Letters from the Ghetto: Anniversary of Sealing Off the Warsaw Ghetto
POLIN Museum collection boasts unique testimonies related to the life in the Warsaw Ghetto - letters sent from the ghetto to family members who had fled to the USSR.
Letters sent to the Soviet Union (similarly to the letters sent to Great Britain, only those were not sent directly) had the best chance to survive. Their survival depended on the survival of their addressees, people staying in Siberia, Kazakhstan or Uzbekistan. Letters sent from one ghetto to another perished along with the people they had been addressed to, including the letters sent to the Warsaw Ghetto.
The largest collection of letters sent from the Warsaw Ghetto is made up by letters of the Justman family, addressed to the daughter and sister Paulina (Pesa, Pepa) Włodawer. Paulina, together with husband Artur, managed to escape to the East in autumn 1939.
Before the war, the Justman family consisted of eight people: Aron Justman (b. 1884) and Chaya Miriam nee Rozenstrauch (b. 1888); Rivka (Regina) (b. 1913), Paulina (b. 1914), Emanuel (b. 1915), Leyb (Lebek) (b. 1917), Bluma (b. 1920) and Pinchas (b. 1922). Only Paulina and Emanuel decided to escape (they ended up in the USSR). They are also the only ones to have survived the war. The remaining family members perished, most likely in Treblinka in 1942.
Regina Justman, the main author of the presented letter from the collection, stayed in Warsaw to look after her parents. The letter dates back to the period shortly after the Warsaw Ghetto had been sealed off (December 1940). It was censored - some words and entire sentences were erased; in all likelihood, they referred to the living conditions within the ghetto. Despite the interference, the letter contains quite a lot information on the material aspects and the general condition of the family members. It is an absolutely unique artefact, both on the emotional level and as a testament to the reality that people in the ghetto had to endure.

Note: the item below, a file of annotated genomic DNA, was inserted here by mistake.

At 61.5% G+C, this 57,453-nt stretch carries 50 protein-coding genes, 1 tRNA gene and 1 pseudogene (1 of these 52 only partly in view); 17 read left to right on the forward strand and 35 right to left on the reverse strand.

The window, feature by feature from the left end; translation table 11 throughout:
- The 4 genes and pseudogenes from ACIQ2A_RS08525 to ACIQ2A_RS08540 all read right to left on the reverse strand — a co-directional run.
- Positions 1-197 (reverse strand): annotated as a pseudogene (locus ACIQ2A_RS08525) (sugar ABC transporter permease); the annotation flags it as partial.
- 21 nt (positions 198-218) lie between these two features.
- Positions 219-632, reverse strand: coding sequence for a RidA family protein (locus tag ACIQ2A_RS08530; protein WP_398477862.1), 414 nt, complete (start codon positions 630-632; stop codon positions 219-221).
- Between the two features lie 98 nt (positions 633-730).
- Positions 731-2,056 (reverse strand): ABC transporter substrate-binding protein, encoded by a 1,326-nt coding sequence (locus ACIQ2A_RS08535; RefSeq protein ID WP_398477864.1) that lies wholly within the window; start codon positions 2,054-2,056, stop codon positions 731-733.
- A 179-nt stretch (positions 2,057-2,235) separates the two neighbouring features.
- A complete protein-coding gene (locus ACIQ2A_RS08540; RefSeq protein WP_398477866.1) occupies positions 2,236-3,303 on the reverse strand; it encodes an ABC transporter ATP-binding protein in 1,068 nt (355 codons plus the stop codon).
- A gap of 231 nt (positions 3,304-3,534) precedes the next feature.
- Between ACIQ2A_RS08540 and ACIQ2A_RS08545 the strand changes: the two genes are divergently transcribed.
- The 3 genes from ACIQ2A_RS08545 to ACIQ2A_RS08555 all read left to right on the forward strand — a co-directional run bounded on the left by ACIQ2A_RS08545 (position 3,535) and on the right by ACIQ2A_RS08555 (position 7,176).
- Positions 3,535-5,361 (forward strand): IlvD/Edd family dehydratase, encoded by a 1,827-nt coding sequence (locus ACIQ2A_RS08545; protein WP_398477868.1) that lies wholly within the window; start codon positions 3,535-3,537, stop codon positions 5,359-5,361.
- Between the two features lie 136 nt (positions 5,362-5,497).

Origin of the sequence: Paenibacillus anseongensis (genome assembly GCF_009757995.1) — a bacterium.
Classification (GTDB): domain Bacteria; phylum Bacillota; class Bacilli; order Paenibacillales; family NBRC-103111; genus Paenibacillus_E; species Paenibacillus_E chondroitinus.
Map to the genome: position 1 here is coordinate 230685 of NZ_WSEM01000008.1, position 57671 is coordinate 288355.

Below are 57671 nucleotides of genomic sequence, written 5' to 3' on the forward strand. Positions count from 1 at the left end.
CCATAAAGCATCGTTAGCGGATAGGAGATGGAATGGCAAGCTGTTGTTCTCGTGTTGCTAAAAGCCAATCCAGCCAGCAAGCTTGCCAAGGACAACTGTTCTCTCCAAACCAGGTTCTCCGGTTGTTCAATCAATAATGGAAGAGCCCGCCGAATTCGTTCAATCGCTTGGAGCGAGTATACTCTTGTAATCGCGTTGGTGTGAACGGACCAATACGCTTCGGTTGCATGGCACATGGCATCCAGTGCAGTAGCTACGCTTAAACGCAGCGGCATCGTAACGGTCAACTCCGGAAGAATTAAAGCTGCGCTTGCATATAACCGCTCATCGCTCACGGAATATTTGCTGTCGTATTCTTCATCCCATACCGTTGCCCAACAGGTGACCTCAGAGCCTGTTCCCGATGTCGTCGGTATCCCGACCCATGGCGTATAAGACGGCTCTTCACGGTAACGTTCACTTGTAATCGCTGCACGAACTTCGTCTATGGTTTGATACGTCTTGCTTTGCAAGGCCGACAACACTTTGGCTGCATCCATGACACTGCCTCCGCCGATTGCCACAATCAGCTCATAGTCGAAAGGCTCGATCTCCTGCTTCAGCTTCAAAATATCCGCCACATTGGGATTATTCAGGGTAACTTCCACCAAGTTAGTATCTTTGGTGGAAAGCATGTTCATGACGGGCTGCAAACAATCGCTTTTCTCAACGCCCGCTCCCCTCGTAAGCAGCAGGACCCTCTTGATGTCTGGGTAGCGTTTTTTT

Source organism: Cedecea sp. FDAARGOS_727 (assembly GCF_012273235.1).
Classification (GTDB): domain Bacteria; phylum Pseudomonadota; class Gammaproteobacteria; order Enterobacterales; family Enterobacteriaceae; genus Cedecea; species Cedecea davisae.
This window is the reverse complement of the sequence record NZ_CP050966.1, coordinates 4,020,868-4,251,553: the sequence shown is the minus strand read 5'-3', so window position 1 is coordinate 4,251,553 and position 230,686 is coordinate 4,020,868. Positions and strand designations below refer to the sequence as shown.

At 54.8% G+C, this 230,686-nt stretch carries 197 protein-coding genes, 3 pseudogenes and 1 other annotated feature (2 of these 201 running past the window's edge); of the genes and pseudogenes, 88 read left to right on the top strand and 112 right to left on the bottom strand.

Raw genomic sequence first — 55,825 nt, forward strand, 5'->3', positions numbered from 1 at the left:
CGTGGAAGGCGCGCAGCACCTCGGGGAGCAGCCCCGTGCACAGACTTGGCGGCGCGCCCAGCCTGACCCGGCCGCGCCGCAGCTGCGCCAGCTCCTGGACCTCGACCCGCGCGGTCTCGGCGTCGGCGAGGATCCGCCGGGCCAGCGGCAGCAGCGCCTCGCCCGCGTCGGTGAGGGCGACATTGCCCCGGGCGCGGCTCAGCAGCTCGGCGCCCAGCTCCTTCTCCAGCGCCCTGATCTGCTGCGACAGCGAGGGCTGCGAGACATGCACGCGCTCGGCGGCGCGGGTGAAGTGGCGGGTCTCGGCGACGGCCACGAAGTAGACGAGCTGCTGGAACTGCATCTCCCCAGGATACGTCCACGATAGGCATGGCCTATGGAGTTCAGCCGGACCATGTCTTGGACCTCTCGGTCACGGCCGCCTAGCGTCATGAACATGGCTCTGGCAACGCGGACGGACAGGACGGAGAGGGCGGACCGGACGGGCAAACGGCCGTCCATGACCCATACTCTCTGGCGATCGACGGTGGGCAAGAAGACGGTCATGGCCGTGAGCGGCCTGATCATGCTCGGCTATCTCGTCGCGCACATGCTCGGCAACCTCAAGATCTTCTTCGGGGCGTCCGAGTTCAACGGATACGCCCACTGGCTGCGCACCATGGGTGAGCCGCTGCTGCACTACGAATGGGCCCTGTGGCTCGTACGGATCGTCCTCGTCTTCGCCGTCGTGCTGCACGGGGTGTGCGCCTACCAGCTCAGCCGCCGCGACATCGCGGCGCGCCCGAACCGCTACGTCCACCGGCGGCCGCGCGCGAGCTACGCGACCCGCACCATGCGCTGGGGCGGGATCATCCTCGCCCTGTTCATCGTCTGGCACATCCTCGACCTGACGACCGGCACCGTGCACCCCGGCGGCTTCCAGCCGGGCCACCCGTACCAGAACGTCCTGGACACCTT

"“It has been nearly a year,” writes Regina Justman, “that we have been living in the same room - it is spacious and decent really, furnished and equipped with all sorts of useful accessories [one word erased] own, family and friends. Tiled stove serves both as a cooker and as a heater, and it does a good job when the weather is mild. This is mama’s kingdom, clearly. As you may have guessed, she has been working really hard. Running a household is a true challenge nowadays. [sentence erased]. […] Until recently, my monthly income doubled my bank salary (today it’s slightly less), but the value of the money has plummeted. Bluma earns half my income, sometimes we get a bit more money, but one can’t count on it. One thing is certain: our assets didn’t shrink (for we didn’t have any) but rather increased. We didn’t have to sell anything and yet, somehow, we have survived this unbearably long year and four months without suffering from extreme hunger. And that is quite something, believe me. […] you remember Jadzia’s small, chilly room, lit by a candlelight, her black kitchen and me scrubbing her floor. Do not despair -I no longer scrub the floor by myself, there are very many women who do that too, even though only a year ago they would have never imagined themselves in such a role. [large chunk of text erased]. I won’t even try to describe to you how I feel. You do believe that we’ll meet again, so I will tell you everything then. I, personally, find it very hard to believe, even if the thought of meeting with you is the only joy that I allow myself to hope for in this life."